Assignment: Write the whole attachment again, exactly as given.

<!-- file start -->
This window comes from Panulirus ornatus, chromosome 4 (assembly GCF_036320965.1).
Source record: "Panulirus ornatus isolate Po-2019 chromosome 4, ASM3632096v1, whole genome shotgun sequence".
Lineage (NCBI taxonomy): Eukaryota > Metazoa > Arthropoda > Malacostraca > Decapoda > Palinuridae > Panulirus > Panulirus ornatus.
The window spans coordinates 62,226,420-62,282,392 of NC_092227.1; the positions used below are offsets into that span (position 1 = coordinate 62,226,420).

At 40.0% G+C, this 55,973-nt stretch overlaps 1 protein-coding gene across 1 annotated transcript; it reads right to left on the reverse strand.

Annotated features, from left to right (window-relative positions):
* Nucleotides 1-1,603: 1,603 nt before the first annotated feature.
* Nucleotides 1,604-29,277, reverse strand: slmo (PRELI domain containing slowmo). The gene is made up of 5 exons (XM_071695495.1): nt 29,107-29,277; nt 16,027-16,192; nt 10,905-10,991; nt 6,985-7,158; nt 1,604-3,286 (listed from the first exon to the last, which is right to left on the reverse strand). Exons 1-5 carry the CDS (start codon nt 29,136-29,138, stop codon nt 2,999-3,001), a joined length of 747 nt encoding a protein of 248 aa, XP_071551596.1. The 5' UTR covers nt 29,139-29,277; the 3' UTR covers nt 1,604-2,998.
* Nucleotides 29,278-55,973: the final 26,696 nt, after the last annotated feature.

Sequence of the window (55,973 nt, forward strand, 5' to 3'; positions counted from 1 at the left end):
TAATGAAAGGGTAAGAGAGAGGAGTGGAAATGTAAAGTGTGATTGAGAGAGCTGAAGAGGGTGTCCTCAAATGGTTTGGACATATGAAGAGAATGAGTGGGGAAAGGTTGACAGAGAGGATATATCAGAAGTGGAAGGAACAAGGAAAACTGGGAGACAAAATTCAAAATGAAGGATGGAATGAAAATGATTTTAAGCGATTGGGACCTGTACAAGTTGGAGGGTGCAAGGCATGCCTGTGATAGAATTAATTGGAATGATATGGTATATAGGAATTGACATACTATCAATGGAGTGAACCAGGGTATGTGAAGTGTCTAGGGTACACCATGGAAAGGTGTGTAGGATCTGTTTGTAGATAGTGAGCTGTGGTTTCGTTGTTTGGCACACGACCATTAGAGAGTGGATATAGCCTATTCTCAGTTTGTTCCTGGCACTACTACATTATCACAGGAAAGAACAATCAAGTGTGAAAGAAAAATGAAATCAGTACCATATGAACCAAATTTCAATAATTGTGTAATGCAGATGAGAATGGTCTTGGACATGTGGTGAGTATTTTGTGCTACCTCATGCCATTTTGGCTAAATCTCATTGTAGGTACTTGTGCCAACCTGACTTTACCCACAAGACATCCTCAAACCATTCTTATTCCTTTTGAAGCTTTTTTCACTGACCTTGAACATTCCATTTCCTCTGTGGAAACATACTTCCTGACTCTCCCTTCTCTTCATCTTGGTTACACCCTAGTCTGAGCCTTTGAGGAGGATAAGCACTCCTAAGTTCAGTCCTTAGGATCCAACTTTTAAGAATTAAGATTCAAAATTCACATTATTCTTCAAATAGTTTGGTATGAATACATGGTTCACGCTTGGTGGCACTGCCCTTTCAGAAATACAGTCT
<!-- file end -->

This window comes from Panulirus ornatus, chromosome 4 (assembly GCF_036320965.1).
Source record: "Panulirus ornatus isolate Po-2019 chromosome 4, ASM3632096v1, whole genome shotgun sequence".
Lineage (NCBI taxonomy): Eukaryota > Metazoa > Arthropoda > Malacostraca > Decapoda > Palinuridae > Panulirus > Panulirus ornatus.
The window spans coordinates 62,226,420-62,282,392 of NC_092227.1; the positions used below are offsets into that span (position 1 = coordinate 62,226,420).

At 40.0% G+C, this 55,973-nt stretch overlaps 1 protein-coding gene across 1 annotated transcript; it reads right to left on the reverse strand.

Annotated features, from left to right (window-relative positions):
* Nucleotides 1-1,603: 1,603 nt before the first annotated feature.
* Nucleotides 1,604-29,277, reverse strand: slmo (PRELI domain containing slowmo). The gene is made up of 5 exons (XM_071695495.1): nt 29,107-29,277; nt 16,027-16,192; nt 10,905-10,991; nt 6,985-7,158; nt 1,604-3,286 (listed from the first exon to the last, which is right to left on the reverse strand). Exons 1-5 carry the CDS (start codon nt 29,136-29,138, stop codon nt 2,999-3,001), a joined length of 747 nt encoding a protein of 248 aa, XP_071551596.1. The 5' UTR covers nt 29,139-29,277; the 3' UTR covers nt 1,604-2,998.
* Nucleotides 29,278-55,973: the final 26,696 nt, after the last annotated feature.

Sequence of the window (55,973 nt, forward strand, 5' to 3'; positions counted from 1 at the left end):
TAATGAAAGGGTAAGAGAGAGGAGTGGAAATGTAAAGTGTGATTGAGAGAGCTGAAGAGGGTGTCCTCAAATGGTTTGGACATATGAAGAGAATGAGTGGGGAAAGGTTGACAGAGAGGATATATCAGAAGTGGAAGGAACAAGGAAAACTGGGAGACAAAATTCAAAATGAAGGATGGAATGAAAATGATTTTAAGCGATTGGGACCTGTACAAGTTGGAGGGTGCAAGGCATGCCTGTGATAGAATTAATTGGAATGATATGGTATATAGGAATTGACATACTATCAATGGAGTGAACCAGGGTATGTGAAGTGTCTAGGGTACACCATGGAAAGGTGTGTAGGATCTGTTTGTAGATAGTGAGCTGTGGTTTCGTTGTTTGGCACACGACCATTAGAGAGTGGATATAGCCTATTCTCAGTTTGTTCCTGGCACTACTACATTATCACAGGAAAGAACAATCAAGTGTGAAAGAAAAATGAAATCAGTACCATATGAACCAAATTTCAATAATTGTGTAATGCAGATGAGAATGGTCTTGGACATGTGGTGAGTATTTTGTGCTACCTCATGCCATTTTGGCTAAATCTCATTGTAGGTACTTGTGCCAACCTGACTTTACCCACAAGACATCCTCAAACCATTCTTATTCCTTTTGAAGCTTTTTTCACTGACCTTGAACATTCCATTTCCTCTGTGGAAACATACTTCCTGACTCTCCCTTCTCTTCATCTTGGTTACACCCTAGTCTGAGCCTTTGAGGAGGATAAGCACTCCTAAGTTCAGTCCTTAGGATCCAACTTTTAAGAATTAAGATTCAAAATTCACATTATTCTTCAAATAGTTTGGTATGAATACATGGTTCACGCTTGGTGGCACTGCCCTTTCAGAAATACAGTCT